Credit Weegee the…Daily Worker Photographer?
This week’s post comes from Caroline Partamian, who has been working as my Archival Assistant for the past few months. I hope you’ll enjoy her thought-provoking post on the identities of Daily Worker Photographers, which in part follows up on my post of last week regarding the process of discovering some of Weegee’s photographs in the Daily Worker Photographs Collection.
In my months of working as an Archival Assistant at NYU’s Tamiment Library, sorting through the photo morgue of the Daily Worker newspaper, the hand behind many of the photographs I’ve come across has both intrigued and escaped me. Many of the envelopes carrying the negatives in the collection are inscribed with the names of a few mysterious photographers who use initials or single names, such as P.A., Pete, and Art, in part due to the intense political surveillance at the time. Today we still recognize names like Gerda Taro and Robert Capa as forerunners of photojournalism (and no doubt this honor is well-deserved), but those involved with the Daily Worker are long forgotten and overlooked. The concealed identities of these photographers barely provide any context for the future researchers of who these individuals are, along with any notion of their personalities, aspirations, and work outside of the Daily Worker.
The notion of Cornell Capa’s “concerned photographer” comes to mind while processing the Daily Worker collection. The “concerned photographer” is used to describe the individual who demonstrates in their work a humanitarian impulse to use pictures to educate and change the world, not just to record it. The will of the Daily Worker photographers to be published without recognition, I think, is a great indicator of the concerned photographer, proving a person’s devotion to capturing important events in our history. Thousands of photographs documenting Communist and labor organizations’ activities were published without any clear attribution of who the composers behind the photographs are, and remain as such.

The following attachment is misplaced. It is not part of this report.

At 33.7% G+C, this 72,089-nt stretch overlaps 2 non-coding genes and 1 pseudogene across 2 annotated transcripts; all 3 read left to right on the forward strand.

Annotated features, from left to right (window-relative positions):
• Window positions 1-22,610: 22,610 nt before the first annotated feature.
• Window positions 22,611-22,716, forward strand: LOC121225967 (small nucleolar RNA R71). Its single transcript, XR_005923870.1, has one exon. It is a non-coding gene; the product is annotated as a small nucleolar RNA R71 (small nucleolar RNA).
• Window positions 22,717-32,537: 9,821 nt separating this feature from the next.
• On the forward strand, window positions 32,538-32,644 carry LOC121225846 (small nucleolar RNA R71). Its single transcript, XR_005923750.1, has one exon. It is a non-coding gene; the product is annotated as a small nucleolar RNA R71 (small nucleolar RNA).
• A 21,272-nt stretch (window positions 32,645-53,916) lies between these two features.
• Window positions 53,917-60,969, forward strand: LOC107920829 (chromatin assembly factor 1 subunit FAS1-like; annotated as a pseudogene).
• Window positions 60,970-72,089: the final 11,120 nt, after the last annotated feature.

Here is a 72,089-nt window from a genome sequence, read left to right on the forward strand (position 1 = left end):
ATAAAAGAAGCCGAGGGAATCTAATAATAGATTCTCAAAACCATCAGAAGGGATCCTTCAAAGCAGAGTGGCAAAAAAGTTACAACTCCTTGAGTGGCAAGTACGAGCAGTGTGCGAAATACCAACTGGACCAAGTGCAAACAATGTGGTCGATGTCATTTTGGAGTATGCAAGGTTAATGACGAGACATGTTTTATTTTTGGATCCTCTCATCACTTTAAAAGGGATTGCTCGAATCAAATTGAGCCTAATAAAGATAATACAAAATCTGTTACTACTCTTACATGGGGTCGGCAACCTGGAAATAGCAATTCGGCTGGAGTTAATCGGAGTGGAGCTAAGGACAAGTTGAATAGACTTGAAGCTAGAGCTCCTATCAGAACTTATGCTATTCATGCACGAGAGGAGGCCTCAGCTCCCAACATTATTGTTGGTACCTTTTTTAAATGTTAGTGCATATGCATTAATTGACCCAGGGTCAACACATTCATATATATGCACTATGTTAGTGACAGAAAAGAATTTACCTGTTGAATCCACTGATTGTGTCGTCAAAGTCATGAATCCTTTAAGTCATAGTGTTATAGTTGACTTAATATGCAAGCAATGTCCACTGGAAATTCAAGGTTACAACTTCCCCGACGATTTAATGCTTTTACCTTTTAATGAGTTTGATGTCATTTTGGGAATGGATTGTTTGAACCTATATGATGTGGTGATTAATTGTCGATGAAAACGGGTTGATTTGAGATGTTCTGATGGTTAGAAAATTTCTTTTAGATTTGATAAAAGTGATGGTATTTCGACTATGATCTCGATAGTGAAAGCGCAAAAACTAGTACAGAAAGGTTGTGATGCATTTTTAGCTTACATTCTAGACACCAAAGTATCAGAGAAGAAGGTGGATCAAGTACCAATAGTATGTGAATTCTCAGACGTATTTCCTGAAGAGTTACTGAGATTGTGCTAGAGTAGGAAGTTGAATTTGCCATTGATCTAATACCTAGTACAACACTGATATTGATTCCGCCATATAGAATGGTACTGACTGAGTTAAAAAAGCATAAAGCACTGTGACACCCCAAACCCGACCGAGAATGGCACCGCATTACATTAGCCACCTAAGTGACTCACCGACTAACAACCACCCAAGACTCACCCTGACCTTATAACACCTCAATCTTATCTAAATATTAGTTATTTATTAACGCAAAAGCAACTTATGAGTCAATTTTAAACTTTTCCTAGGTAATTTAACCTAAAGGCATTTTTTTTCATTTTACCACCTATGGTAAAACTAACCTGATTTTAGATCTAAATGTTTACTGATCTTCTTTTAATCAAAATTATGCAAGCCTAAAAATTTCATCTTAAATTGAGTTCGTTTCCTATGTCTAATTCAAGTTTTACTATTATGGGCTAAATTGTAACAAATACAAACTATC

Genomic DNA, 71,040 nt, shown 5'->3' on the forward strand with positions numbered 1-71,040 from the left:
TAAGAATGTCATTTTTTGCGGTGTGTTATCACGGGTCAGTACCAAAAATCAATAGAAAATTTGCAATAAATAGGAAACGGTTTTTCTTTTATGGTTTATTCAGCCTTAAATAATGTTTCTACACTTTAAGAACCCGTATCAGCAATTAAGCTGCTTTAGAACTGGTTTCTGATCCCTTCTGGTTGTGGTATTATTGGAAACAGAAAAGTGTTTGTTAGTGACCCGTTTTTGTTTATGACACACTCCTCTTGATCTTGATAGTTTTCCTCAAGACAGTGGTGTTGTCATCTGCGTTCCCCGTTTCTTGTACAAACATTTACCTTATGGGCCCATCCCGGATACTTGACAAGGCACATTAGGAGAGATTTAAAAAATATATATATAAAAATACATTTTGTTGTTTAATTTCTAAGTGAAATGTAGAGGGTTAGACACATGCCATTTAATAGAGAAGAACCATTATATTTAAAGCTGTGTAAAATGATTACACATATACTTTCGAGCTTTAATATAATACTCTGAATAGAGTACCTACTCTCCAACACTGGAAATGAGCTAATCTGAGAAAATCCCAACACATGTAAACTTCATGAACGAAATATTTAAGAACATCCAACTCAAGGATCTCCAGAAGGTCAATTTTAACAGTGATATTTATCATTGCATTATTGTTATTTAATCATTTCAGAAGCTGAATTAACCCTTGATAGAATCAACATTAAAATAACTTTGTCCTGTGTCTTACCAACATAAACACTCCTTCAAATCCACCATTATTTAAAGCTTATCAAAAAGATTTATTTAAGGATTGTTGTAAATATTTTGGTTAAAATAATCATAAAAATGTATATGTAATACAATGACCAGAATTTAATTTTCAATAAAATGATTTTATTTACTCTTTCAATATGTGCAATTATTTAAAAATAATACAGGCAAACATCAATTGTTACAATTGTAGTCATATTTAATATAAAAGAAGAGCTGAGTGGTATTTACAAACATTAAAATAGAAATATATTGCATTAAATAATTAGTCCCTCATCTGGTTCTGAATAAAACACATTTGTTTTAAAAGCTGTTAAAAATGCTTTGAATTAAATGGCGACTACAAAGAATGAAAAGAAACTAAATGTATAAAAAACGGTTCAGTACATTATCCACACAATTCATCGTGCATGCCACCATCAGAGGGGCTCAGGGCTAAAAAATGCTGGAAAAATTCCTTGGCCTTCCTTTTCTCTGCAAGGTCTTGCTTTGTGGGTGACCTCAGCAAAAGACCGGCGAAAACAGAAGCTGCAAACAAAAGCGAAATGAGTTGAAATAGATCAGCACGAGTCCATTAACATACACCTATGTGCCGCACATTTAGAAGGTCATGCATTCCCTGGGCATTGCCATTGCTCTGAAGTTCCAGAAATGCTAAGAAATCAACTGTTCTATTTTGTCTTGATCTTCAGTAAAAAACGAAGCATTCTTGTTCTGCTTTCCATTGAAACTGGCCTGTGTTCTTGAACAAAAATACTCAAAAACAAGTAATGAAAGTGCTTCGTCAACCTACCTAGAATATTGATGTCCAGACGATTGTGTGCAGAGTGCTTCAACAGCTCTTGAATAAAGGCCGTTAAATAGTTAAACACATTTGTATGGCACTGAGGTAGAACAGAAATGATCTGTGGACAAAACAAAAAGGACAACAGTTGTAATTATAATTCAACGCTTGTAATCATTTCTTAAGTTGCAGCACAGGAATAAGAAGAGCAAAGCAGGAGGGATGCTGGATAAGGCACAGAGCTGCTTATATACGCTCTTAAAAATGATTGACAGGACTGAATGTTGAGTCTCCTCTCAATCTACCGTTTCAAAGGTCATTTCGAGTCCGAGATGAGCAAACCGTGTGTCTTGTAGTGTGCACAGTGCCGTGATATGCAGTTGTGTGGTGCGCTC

As I began to come to terms with the fact that individuals like P.A., Pete and Art would most likely be reduced to cryptic references in the Tamiment Daily Worker Finding Aid, the discovery of a unique series of photos in a folder entitled “Floods” led to the revelation of the true identity of one of these photographers. Though he may never have planned on being officially recognized for his photos of the events involving the 1937 Ohio-Mississippi River Flood published on the third page of the February 5th, 1937 issue of the newspaper, the now well-known Weegee, previously known as Arthur Fellig, is recognized this week as one of the Daily Worker’s concerned photographers.
We can largely attribute this find to Weegee’s current fame and wide accessibility to his body of work. Admittedly, this photograph becomes of interest to us because we have a greater knowledge of Weegee and his extensive cannon. Would this photo of seamen at Penn Station be forgotten if not for the fact that it was taken by “A. Fellig?” Probably, yes. At what point does a photo cross the line from recyclable news into memorable work? Weegee made a name for himself, stamping the back of his prints “Credit Photo by Weegee the Famous,” releasing the very well publicized book Naked City, which showcased his photographs of sensational crimes and NYC late night life, as well as taking photographs of beautiful women like Maila Nurmi (Vampira).
Pete and Art are mysterious individuals I would love to know more about, but likely never will. Because of Weegee’s signature name, we are able to attribute more credit to “A. Fellig” than “P.A.” However, our findings should not end here. There are many amazing photographs in the collection from talented photographers who may never, but should, be recognized, if not for their contributions to the Daily Worker but also for their contributions to photojournalism. Who knows, perhaps the work of Pete and Art could prove as significant as Weegee’s some day.
My hope is that anonymous individuals in the collection do get recognized by future researchers, even if they should remain anonymous. Though we may never have an idea of these photographers’ aspirations in photojournalism or work outside of the newspaper, their lenses have captured important moments in our country’s history. Although they lack Weegee’s nominal fame, these photographers’ contributions to photojournalism and American history are without value.